Intel has spent a year working with partners like Microsoft to mitigate a new vulnerability in its CPUs that can’t be fixed at the hardware level, according to the security team at Bitdefender that identified the issue.
The vulnerability, which would let a determined attacker access kernel memory from a user mode process, affects CPUs from Intel Ivy Bridge (introduced 2012) right up to the latest processor series on the market.
The new side-channel attack builds on previous research which led to the Spectre and Meltdown attacks, but bypasses all known mitigation mechanisms implemented in the wake of the high-profile vulnerabilities.
Microsoft “silently” pushed out a patch to resolve the issue on July 9, without identifying the CPU maker. It acknowledged that fix in a security update (CVE-2019-1125) published today that described it as “a variant of the Spectre Variant 1 speculative execution side channel vulnerability”
Patches are available for a wide range of desktop Windows iterations (7, 8.1, 10), as well as Windows Servers 2008, 2012, 2016, Microsoft said.
Bitdefender noted that, while not exhaustive, its research indicates that other x86 processors are not affected, nor are Linux machines.
New Intel CPU Vulnerability: How Does it Work?
The issue involves a functionality in Intel CPUs that is used to increase performance, by executing instructions before knowing if they are required or not: something known as speculative execution.
The attack involves speculative execution of instructions within the OS kernel that breaks the memory isolation provided by the CPU, allowing an unprivileged attacker to access privileged, kernel memory.
Unlike earlier Spectre and Meltdown exploits, it relies on the SWAPGS instruction. (As Bitdefender puts it: “Think of it as a bridge that sometimes goes into the kernel space and sometimes goes into the user space”).
In shared resource environments (like those in many cloud configurations), the new vulnerability could allow one virtual machine (VM) to access information from another. On standalone systems, an attacker would need prior access to the system or an ability to run code on the system remotely to exploit the vulnerability, the Romanian security firm said.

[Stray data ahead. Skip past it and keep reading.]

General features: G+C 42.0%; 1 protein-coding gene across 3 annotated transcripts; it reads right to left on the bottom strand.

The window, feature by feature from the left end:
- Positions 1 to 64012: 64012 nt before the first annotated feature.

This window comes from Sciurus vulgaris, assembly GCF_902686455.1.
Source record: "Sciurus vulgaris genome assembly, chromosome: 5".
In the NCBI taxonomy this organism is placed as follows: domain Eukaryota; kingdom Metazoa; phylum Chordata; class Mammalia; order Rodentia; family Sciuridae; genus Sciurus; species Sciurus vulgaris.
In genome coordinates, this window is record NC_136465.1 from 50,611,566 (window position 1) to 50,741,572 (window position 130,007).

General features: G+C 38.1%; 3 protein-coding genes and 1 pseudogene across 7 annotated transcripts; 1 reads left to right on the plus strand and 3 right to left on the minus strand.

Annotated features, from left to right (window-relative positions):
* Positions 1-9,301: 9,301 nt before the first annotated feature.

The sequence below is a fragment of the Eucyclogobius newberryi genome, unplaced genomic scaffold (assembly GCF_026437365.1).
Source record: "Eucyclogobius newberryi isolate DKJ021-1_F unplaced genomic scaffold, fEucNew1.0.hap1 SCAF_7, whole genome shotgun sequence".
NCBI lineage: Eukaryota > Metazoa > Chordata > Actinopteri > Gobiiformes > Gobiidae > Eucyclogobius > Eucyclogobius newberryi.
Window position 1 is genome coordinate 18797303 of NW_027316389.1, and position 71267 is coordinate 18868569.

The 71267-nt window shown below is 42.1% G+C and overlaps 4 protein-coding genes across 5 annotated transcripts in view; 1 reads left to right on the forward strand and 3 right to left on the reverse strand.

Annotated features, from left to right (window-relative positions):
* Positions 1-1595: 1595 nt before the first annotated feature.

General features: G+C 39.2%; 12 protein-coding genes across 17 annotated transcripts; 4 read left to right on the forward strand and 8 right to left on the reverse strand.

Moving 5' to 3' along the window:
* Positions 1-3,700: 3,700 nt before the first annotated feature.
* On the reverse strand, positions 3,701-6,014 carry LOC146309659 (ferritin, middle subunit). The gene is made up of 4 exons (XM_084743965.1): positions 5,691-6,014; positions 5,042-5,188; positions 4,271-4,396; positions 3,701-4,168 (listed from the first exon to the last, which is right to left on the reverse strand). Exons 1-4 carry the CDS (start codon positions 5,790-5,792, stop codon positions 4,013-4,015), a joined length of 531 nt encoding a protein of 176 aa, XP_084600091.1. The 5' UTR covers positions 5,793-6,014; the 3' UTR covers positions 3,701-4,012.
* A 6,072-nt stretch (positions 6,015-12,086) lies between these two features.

Dangerous, But Tough to Exploit…
The new Intel CPU vulnerability would be highly complicated to exploit, Bitdefender’s director of threat research, Bogdan Botezatu, told Computer Business Review, saying his team had found it “poking about” in CPUs.
In a call today, he said: “It’s a type of attack that’s unfeasible in consumer-grade malware. There are other attacks that are much more effective.
“But even if it’s difficult to mount – you need to spend several hours sampling information and recomposing it in a meaningful manner – it is exactly the kind of attack that a threat attacker would use against a high-profile target. It is very effective and more importantly, doesn’t leave any trace.”
Intel: “We Believe Strongly in the Value of Coordinated Disclosure… Encourage Everyone to Keep Systems Up to Date”
“As stated in their paper, Intel expects that exploits described by the researchers are addressed through use of existing mitigation techniques. We believe strongly in the value of coordinated disclosure and value our partnership with the research community. As a best practice, we continue to encourage everyone to keep their systems up-to-date.”
(Bitdefender reiterated that Intel’s reference to “existing mitigation techniques did not refer to Spectre or Meltdown mitigations, saying: “The SWAPGS vulnerability has been mitigated by Microsoft’s patch released as part of the CVE-2019-1125. Previous mitigations for Spectre and Meltdown did not address this issue. This fix did not exist before July.”)